Our Good Fortune Enables Career Change

“Due to the frigid weather, we have opened up town center for anyone in need of heat…” so began the voice mail from Madison’s Town Selectman.  I recall similar messages of “we can help” during Hurricane Sandy and Tropical Storm Irene from officials from Old Saybrook (where I live and have an office) and Madison (where I also have an office). 

I recently watched a reasonably good movie: Buen Dia Ramon.  It is a story of a young man from rural Mexico.  In his world, there are no safety nets. If he can’t provide for his family, the government, charitable organizations, other family, and neighbors are not there to help. We are beyond fortunate in that we have public, non-profit, and for most, private safety nets that nearly guarantee that anyone who is living in Connecticut and reading this post will have the basics of food, shelter, medical care, and clothing even if unemployed for a prolonged period of time.  

I have a friend who had the worst career news one could get: termination with no warning. At the time his wife didn’t work either. While both he and his wife have generated income, neither has had a full time job in over 4 years. The outward effect: pretty much nothing. During the first year, the combination of severance, unemployment, family gifts, and some work from his wife kept my friend from losing any money. During the second year, the stock market was going really well so when they took money out of their 401ks, the net effect basically balanced out. During the third year, their collective income was reasonable. Their 401k had to be dipped into but their home value increased.  So again their net worth was not terribly effected. One of their parents also gave them an old car. Only in the 4th year when income dropped, family gifts stopped, and the stock market went nowhere did their net worth drop.  My friend told me that their net worth went down from around $400,000 to $340,000. I’m sure that’s not comforting. But he was pleasantly surprised that nothing profoundly terrible had occurred and noted his stress had subsided.  All readers should double highlight that nothing in their financial life had been permanently damaged even after 4 years of unemployment.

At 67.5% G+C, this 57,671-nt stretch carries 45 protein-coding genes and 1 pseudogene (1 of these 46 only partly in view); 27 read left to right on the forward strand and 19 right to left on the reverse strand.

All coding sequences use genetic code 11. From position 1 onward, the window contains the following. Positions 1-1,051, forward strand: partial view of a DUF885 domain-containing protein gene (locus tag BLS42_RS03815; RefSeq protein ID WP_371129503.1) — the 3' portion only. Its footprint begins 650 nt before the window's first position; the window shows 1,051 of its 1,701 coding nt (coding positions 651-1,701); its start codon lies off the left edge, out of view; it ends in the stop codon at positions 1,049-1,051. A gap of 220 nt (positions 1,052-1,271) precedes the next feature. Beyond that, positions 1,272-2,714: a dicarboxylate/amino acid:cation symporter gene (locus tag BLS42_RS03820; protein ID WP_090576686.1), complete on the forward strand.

Most everyone regrets not taking chances with one’s career. I certainly would never advocate risky career moves but almost all of Career Counseling Connecticut’s clients are too risk-adverse.  We have incredibly good fortune to live where we do.  This gives you the liberty to take some risk to find your career dream.